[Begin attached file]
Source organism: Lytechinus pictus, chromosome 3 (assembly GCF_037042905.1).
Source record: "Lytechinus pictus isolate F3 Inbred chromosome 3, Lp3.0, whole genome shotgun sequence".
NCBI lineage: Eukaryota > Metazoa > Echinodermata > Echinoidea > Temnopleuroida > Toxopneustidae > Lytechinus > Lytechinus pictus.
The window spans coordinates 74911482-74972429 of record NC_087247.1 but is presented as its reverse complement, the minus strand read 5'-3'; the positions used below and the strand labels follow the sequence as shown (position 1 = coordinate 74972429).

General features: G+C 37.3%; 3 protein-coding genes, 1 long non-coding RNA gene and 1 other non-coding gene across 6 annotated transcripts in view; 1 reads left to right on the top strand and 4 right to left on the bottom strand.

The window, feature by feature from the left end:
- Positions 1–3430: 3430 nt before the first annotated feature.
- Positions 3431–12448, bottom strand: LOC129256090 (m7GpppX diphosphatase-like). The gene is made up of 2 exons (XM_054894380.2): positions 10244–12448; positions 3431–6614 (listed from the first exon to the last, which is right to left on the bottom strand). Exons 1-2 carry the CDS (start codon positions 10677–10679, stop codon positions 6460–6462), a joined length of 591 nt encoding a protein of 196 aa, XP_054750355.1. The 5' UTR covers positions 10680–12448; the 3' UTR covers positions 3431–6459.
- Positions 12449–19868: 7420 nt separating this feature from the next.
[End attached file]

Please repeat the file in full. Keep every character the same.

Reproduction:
Source organism: Lytechinus pictus, chromosome 3 (assembly GCF_037042905.1).
Source record: "Lytechinus pictus isolate F3 Inbred chromosome 3, Lp3.0, whole genome shotgun sequence".
NCBI lineage: Eukaryota > Metazoa > Echinodermata > Echinoidea > Temnopleuroida > Toxopneustidae > Lytechinus > Lytechinus pictus.
The window spans coordinates 74911482-74972429 of record NC_087247.1 but is presented as its reverse complement, the minus strand read 5'-3'; the positions used below and the strand labels follow the sequence as shown (position 1 = coordinate 74972429).

General features: G+C 37.3%; 3 protein-coding genes, 1 long non-coding RNA gene and 1 other non-coding gene across 6 annotated transcripts in view; 1 reads left to right on the top strand and 4 right to left on the bottom strand.

The window, feature by feature from the left end:
- Positions 1–3430: 3430 nt before the first annotated feature.
- Positions 3431–12448, bottom strand: LOC129256090 (m7GpppX diphosphatase-like). The gene is made up of 2 exons (XM_054894380.2): positions 10244–12448; positions 3431–6614 (listed from the first exon to the last, which is right to left on the bottom strand). Exons 1-2 carry the CDS (start codon positions 10677–10679, stop codon positions 6460–6462), a joined length of 591 nt encoding a protein of 196 aa, XP_054750355.1. The 5' UTR covers positions 10680–12448; the 3' UTR covers positions 3431–6459.
- Positions 12449–19868: 7420 nt separating this feature from the next.